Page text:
Did cancer treatment increase my heart disease risk?

DEAR DOCTOR K: I survived cancer, only to be told that the treatments that saved my life may have increased my risk for cardiovascular disease. What are the risks? And can I minimize them?

DEAR READER: As more people are living longer after a cancer diagnosis, more people are coping with the long-term effects of cancer treatment. Many cancer-suppressing treatments can have undesirable effects, for example, on the heart and blood vessels.

I spoke to my colleague Dr. John Groarke, a cardio-oncologist at Harvard-affiliated Brigham and Women’s Hospital. Experts in this field focus on promoting heart health in people with cancer, both during and after their treatment. He noted that, as with most treatments, there are some risks as well as benefits — and that the possible risks always need to be balanced against the benefits.

There can be adverse effects from cancer treatments on the heart and blood vessels, ranging from negligible to very serious. Of course, I don’t know what treatments you received, so I’m able to make only general statements.

People treated during childhood or after age 65 are more prone to heart issues from cancer therapy. And certain chemotherapy drugs are more harmful than others.

Newer, targeted cancer therapies tend to have fewer side effects than older chemo drugs. But these newer drugs, which disable genes or proteins that cancer cells need to grow, can also affect cells in the heart and blood vessels and diminish the heart’s pumping power.

Another group of targeted therapy drugs slow the growth of new blood vessels that feed tumors. But they may also raise blood pressure and prevent the growth of new blood vessels in parts of the heart that are starved for blood.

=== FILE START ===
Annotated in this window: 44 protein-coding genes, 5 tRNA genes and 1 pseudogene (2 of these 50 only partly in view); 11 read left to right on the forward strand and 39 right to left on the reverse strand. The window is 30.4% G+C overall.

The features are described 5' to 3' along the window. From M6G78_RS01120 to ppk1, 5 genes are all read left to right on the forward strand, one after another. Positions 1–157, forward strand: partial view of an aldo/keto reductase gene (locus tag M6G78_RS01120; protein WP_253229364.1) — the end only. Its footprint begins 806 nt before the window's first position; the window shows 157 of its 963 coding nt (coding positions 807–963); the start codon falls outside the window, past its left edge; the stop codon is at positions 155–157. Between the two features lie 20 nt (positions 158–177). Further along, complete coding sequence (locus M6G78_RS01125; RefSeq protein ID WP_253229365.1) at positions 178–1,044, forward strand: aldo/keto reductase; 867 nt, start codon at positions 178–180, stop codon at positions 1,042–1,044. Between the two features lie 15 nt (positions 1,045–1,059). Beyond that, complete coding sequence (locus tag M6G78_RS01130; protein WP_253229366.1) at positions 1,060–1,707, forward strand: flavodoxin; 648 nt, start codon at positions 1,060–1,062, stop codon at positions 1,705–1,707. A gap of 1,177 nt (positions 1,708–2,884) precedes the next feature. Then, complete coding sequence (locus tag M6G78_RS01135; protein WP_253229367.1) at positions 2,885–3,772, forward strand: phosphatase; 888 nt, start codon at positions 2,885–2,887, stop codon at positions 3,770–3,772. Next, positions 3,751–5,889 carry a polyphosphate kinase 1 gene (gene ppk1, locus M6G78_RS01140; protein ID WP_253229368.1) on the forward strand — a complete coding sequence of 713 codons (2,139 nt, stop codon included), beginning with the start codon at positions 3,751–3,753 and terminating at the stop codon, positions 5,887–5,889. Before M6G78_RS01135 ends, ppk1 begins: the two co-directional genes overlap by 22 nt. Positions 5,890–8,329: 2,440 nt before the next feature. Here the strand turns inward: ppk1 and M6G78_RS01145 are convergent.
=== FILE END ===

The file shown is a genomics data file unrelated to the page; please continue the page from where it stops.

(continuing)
Heart damage from radiation therapy to the chest usually takes years to show up. Radiation can cause heart tissue to scar or stiffen. This may lead to valve or heart rhythm disorders, coronary artery disease or heart muscle disease. Women with breast cancer who receive radiation therapy face a slightly higher risk of a heart attack.

Heart dangers are magnified in cancer survivors who:

  • received both chemotherapy and radiation;
  • have recurrent cancer;
  • have pre-existing heart disease.

As for what you can do, medications can help prevent or treat heart effects from chemotherapy. All cancer survivors should stay vigilant for any new cardiovascular symptoms. If you experience shortness of breath, weakness, fatigue or a rapid, irregular heartbeat during or after treatment, report them to your doctor right away.

You already have had cancer, and received treatment. For other readers who may be told in the future that they have cancer, here are some direct questions to discuss with a doctor:

Will the treatment cure the cancer, or just postpone death? If it won’t be a cure, by how long will it postpone death? Will treatment improve cancer symptoms, now or in the future? And what are the side effects of treatment, including, but not limited to, heart problems?

Of course, the doctor’s answers can only be estimates. But people need that information to know which choice is right for them.